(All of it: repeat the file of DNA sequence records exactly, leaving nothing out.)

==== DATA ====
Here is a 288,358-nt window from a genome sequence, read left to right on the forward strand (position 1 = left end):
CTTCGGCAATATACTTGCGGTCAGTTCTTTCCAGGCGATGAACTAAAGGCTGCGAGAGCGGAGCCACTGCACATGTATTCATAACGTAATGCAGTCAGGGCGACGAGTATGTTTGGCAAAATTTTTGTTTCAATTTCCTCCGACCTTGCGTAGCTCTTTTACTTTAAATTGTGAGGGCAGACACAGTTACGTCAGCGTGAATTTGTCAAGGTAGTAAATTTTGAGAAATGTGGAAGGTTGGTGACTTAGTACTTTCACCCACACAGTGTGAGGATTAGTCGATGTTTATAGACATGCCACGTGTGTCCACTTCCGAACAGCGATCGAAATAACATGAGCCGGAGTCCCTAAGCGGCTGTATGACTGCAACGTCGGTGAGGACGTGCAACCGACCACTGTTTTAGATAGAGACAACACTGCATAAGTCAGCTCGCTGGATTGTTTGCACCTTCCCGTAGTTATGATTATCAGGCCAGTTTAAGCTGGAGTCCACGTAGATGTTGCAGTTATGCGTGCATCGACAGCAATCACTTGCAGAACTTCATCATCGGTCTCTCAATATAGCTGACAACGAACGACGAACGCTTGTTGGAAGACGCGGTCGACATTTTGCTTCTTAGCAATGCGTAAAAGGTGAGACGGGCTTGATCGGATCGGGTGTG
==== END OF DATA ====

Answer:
Here is a 288,358-nt window from a genome sequence, read left to right on the forward strand (position 1 = left end):
CTTCGGCAATATACTTGCGGTCAGTTCTTTCCAGGCGATGAACTAAAGGCTGCGAGAGCGGAGCCACTGCACATGTATTCATAACGTAATGCAGTCAGGGCGACGAGTATGTTTGGCAAAATTTTTGTTTCAATTTCCTCCGACCTTGCGTAGCTCTTTTACTTTAAATTGTGAGGGCAGACACAGTTACGTCAGCGTGAATTTGTCAAGGTAGTAAATTTTGAGAAATGTGGAAGGTTGGTGACTTAGTACTTTCACCCACACAGTGTGAGGATTAGTCGATGTTTATAGACATGCCACGTGTGTCCACTTCCGAACAGCGATCGAAATAACATGAGCCGGAGTCCCTAAGCGGCTGTATGACTGCAACGTCGGTGAGGACGTGCAACCGACCACTGTTTTAGATAGAGACAACACTGCATAAGTCAGCTCGCTGGATTGTTTGCACCTTCCCGTAGTTATGATTATCAGGCCAGTTTAAGCTGGAGTCCACGTAGATGTTGCAGTTATGCGTGCATCGACAGCAATCACTTGCAGAACTTCATCATCGGTCTCTCAATATAGCTGACAACGAACGACGAACGCTTGTTGGAAGACGCGGTCGACATTTTGCTTCTTAGCAATGCGTAAAAGGTGAGACGGGCTTGATCGGATCGGGTGTG